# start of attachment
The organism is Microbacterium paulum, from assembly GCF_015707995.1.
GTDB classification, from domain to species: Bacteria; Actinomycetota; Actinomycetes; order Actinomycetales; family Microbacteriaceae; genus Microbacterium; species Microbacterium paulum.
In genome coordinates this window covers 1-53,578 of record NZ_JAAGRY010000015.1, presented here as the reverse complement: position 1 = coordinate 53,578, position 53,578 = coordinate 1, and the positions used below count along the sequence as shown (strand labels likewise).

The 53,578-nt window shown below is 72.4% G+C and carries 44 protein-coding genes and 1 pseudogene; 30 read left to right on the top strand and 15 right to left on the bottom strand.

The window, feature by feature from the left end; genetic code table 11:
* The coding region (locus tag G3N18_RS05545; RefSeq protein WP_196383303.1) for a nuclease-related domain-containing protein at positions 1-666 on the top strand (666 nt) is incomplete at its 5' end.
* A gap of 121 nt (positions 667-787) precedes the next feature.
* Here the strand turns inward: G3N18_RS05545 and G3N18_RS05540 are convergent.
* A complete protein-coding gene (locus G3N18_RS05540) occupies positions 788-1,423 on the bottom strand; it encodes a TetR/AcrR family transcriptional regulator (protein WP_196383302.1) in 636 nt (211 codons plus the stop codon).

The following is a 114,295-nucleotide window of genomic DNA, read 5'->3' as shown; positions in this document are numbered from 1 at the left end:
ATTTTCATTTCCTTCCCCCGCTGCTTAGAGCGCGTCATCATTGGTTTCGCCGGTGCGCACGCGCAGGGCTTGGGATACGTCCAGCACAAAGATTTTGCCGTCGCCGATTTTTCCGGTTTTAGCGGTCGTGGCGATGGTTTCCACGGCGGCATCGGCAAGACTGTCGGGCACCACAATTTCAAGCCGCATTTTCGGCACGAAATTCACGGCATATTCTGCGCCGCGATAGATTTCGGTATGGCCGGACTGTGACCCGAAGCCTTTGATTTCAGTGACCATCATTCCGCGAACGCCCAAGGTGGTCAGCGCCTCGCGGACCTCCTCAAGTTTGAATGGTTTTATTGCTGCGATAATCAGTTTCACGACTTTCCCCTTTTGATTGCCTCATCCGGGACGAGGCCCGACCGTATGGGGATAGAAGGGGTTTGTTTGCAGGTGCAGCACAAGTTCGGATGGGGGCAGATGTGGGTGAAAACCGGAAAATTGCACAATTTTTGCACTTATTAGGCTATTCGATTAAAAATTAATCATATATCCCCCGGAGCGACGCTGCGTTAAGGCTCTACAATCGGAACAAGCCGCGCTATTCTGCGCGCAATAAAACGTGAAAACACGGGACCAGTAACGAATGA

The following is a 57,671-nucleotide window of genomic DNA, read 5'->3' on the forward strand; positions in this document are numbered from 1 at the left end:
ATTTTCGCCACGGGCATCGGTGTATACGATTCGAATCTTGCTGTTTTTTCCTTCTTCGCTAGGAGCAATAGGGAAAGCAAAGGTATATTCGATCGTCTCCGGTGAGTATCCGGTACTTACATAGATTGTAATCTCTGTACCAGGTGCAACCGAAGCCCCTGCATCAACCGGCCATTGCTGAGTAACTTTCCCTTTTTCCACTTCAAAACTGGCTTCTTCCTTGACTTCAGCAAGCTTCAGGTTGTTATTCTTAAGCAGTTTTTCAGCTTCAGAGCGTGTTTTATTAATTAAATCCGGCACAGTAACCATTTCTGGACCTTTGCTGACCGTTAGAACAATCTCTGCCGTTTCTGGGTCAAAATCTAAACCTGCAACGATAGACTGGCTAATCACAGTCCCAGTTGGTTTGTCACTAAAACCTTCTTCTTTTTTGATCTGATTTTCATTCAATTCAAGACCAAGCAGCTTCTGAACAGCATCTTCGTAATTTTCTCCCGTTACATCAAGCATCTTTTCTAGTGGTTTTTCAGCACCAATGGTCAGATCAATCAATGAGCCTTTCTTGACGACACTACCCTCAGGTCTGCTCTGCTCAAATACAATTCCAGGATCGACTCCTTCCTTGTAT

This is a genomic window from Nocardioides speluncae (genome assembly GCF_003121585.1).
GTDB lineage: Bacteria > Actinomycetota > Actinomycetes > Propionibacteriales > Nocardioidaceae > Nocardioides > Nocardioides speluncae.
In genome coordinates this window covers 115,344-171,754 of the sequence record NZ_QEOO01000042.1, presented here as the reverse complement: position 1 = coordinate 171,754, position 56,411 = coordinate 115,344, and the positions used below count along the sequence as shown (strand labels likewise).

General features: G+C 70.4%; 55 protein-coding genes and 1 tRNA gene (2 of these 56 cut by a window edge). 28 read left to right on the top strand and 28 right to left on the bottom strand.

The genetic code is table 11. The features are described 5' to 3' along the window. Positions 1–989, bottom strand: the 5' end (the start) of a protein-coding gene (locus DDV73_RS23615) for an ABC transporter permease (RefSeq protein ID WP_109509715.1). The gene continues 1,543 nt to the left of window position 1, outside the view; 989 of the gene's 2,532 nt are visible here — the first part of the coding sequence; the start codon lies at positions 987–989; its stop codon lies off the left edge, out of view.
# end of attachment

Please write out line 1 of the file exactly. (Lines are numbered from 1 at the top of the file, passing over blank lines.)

The organism is Microbacterium paulum, from assembly GCF_015707995.1.